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Series: Earth-science reviews
ISSN: 0012-8252
ISSN-E: 1872-6828
ISSN-L: 0012-8252
Volume: 210
Article number: 103384
DOI: 10.1016/j.earscirev.2020.103384
Type of Publication: A1 Journal article – refereed
Field of Science: 1171 Geosciences
Funding: The PCMIP (Pollen-Climate Methods Intercomparison Project) workshop was funded by an International Exploratory Workshop Grant from the Swiss National Science Foundation (SNF/FNS) (#IZ32Z0_173407). Participation of early career scientists at the workshop was assisted by travel grants from the International Union for Quaternary Research (INQUA) (Project no. 1705P) and the Past Global Changes organisation (PAGES). MC and PSS were supported by the SNF/FNS funded ‘HORNET’ Project (#200021_169598), KG and TL by Natural Sciences and Engineering Research Council of Canada (NSERC) Discovery Grants, KI by CLAVICHORD Project (H2020-MSCA-IF-EF, 705895), LNP by the FNS grant P2LAP2_187745, and MZ by the Deutsche Forschungsgemeinschaft (DFG, German Research Foundation) Project number 2901391021 – SFB 1266. SYM was supported by the European Commission (Marie Curie) Fellowship 792197. The development of CREST was supported by the European Research Council (ERC) under the European Union's Seventh Framework Programme (FP7/2007-2013)/ERC Starting Grant ‘HYRAX’, grant agreement no. 258657.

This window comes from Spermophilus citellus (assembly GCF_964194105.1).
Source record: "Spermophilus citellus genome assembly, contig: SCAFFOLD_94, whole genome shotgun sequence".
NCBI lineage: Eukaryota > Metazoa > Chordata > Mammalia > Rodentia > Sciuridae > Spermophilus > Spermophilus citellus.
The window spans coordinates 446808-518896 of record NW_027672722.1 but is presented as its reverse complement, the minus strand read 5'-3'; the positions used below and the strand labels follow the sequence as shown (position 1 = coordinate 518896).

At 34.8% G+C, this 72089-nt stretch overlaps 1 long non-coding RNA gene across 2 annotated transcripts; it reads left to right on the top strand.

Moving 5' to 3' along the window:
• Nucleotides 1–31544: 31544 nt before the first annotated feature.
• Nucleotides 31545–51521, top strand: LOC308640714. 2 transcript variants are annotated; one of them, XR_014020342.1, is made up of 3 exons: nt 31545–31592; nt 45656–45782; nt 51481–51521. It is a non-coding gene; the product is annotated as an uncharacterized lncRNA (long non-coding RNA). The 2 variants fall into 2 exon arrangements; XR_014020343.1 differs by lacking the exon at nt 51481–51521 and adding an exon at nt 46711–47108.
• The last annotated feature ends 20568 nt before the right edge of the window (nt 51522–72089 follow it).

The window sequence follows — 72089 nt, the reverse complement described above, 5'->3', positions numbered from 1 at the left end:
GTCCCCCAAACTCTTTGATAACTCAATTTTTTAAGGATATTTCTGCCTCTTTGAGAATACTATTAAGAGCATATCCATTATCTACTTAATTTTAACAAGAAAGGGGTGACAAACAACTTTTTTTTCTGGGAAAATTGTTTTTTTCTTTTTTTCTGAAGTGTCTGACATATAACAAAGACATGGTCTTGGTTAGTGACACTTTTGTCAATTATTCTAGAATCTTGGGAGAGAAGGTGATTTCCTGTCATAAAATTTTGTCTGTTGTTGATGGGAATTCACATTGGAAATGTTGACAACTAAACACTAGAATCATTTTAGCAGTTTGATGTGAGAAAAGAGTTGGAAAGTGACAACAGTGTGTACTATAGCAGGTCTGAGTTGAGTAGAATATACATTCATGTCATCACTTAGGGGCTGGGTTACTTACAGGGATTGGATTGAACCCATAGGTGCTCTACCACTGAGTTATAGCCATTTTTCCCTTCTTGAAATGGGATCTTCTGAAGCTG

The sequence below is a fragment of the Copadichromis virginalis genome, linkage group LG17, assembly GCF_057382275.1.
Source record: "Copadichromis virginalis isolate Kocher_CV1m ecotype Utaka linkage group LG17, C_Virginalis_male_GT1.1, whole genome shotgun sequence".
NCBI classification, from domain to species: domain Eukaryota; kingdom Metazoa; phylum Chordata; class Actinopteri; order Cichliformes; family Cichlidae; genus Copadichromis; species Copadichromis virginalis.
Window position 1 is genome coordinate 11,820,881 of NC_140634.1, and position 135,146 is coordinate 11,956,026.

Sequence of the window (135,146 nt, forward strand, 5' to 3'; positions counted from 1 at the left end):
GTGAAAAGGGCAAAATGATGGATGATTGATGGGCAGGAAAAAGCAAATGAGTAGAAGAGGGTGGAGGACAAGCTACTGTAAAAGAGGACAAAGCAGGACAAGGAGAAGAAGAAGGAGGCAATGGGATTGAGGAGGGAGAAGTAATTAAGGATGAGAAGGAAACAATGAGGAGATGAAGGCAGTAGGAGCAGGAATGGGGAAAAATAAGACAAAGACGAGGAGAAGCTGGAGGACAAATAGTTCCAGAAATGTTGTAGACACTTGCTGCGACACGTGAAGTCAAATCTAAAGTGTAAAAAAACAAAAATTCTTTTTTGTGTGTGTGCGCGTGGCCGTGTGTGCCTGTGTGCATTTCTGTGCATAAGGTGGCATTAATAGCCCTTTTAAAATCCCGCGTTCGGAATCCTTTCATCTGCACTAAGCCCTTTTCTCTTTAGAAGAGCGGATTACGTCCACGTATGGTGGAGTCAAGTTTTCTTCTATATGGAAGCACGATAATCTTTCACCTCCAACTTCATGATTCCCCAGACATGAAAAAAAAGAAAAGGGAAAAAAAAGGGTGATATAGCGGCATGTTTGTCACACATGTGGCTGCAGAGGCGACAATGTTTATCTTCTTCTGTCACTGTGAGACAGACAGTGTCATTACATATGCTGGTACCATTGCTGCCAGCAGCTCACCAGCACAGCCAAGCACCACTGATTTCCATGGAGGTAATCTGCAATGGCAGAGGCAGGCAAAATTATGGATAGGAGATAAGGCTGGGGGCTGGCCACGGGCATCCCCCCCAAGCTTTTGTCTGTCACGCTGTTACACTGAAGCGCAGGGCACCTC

Copyright information: © 2020 The Authors. Published by Elsevier B.V. This is an open access article under the CC BY-NC-ND license (